Countermeasures Against Viral Hemorrhagic Fevers
Grant, Ashley 1983-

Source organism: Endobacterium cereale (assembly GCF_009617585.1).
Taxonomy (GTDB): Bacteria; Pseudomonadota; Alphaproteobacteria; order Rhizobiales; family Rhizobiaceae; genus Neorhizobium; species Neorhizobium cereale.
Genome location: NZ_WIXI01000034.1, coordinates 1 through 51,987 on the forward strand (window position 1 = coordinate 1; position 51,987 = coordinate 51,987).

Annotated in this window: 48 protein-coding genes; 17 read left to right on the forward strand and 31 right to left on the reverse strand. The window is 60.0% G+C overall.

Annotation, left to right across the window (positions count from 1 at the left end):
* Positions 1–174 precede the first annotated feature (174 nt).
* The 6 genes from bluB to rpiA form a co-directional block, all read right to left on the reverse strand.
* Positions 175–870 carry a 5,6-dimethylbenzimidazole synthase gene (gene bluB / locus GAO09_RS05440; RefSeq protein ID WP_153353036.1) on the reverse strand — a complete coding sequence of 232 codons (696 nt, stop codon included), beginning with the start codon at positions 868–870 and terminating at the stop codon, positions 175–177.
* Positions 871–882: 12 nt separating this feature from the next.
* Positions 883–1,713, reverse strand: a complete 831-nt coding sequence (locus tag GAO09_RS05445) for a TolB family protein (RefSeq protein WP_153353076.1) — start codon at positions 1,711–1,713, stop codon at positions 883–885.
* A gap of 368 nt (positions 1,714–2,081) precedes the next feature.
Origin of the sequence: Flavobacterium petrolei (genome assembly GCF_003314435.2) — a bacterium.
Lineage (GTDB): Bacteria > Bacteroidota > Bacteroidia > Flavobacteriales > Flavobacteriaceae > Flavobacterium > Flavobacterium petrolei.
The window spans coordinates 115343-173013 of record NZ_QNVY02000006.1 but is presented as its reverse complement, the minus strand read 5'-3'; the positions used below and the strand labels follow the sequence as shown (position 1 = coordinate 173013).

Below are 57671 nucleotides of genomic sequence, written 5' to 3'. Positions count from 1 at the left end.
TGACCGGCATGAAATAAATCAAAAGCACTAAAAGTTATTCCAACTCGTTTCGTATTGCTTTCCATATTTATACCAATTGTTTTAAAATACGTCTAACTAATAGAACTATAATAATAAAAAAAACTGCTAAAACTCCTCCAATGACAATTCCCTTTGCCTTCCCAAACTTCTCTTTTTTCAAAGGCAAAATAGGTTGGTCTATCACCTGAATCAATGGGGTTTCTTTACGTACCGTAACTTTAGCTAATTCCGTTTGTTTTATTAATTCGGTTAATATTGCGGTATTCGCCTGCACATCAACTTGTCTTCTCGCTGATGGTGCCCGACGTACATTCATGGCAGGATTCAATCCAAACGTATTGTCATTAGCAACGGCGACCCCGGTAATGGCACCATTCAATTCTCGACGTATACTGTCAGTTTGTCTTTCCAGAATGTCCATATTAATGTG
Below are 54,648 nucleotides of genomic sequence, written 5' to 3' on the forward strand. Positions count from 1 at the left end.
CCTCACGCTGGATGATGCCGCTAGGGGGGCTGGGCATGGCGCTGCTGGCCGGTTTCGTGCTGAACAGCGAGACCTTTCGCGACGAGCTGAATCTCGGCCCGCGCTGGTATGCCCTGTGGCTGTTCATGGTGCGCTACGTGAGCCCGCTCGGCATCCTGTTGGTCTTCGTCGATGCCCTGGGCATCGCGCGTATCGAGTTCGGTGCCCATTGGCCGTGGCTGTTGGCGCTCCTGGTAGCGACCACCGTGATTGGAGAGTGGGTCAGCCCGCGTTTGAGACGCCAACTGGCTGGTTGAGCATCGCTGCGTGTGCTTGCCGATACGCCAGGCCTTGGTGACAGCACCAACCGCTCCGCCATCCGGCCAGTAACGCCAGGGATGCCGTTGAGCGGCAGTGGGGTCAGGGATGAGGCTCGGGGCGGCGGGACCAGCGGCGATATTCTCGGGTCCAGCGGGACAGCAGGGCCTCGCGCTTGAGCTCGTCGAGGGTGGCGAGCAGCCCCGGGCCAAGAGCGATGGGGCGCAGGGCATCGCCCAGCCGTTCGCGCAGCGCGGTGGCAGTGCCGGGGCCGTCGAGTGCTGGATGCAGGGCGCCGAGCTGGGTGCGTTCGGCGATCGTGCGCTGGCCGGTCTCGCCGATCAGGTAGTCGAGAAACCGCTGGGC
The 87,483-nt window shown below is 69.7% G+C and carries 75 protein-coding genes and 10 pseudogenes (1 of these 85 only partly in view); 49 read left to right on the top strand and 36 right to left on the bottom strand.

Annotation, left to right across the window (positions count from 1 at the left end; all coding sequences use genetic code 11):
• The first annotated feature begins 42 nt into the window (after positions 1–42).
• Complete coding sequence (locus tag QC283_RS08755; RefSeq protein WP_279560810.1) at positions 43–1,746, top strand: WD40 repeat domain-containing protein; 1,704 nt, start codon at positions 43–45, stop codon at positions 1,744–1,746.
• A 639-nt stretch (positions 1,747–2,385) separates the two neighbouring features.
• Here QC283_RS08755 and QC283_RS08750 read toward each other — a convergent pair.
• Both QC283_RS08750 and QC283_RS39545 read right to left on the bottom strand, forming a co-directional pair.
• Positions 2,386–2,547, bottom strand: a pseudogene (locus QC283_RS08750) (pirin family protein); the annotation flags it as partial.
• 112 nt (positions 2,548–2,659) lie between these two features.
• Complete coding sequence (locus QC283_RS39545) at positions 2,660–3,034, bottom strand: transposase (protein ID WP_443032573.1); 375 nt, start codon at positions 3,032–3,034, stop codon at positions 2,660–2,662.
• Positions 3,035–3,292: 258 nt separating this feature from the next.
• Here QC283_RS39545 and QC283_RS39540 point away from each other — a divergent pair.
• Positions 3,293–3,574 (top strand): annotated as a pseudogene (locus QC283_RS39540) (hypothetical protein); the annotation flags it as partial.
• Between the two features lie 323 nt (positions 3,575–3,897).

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Viral hemorrhagic fevers (VHFs) are a group of viruses from four different virus families that are characterized by coagulation abnormalities with often fatal outcomes. VHFs can cause both internal and external bleeding. The virus families include: Filoviridae, Arenaviridae, Bunyaviridae, and Flaviviridae. All these viruses are enveloped and contain a single-stranded RNA genome. However, the viruses differ in their pathogenesis, transmissibility, natural host, and geographical distribution. VHFs usually begin presentation with marked fever, fatigue, dizziness, nausea, vomiting, abdominal pain, muscle aches, loss of strength, and exhaustion. Patients can also experience bleeding under the skin, internal organs, and/or from other orifices (mouth, eyes, or ears). Finally, patients can progress into shock, neurological involvement, coma, delirium, seizures, renal failure and even death. The route of transmission of VHFs depends on the agent. Some VHFs are spread by close contact with infected animals or humans, while others are spread by insects. The main reservoirs can range from rodents to arthropods. Some of the vectors include: the multimammate rat, cotton rat, house mouse, deer mouse, ticks, and mosquitoes. Ebola, Marburg, Lassa, and Crimean-Congo viruses are known to spread from person to person contact. However, airborne transmission of VHFs is thought to be very rare (CDC, 1988, Baron RC, 1983). Transmission is more likely to happen late in infection when patients experience vomiting, diarrhea, shock, and hemorrhage, occurring with high levels of virus present in bodily fluids. Nosocomial transmission can occur through unprotected contact with infectious body fluids, contaminated medical equipment or supplies, or an accidental needle stick. Infections can be significantly reduced with proper hand washing, safe sharp handling, and isolation precautions. Several outbreaks of Ebola have been attributed to improper personal protective precautions or contaminated needles. This capstone determined the countermeasures available against VHFs in clinical trials, the vaccines tested in non-human primates, the tested in non-human primates as well as treatment strategies tested in humans.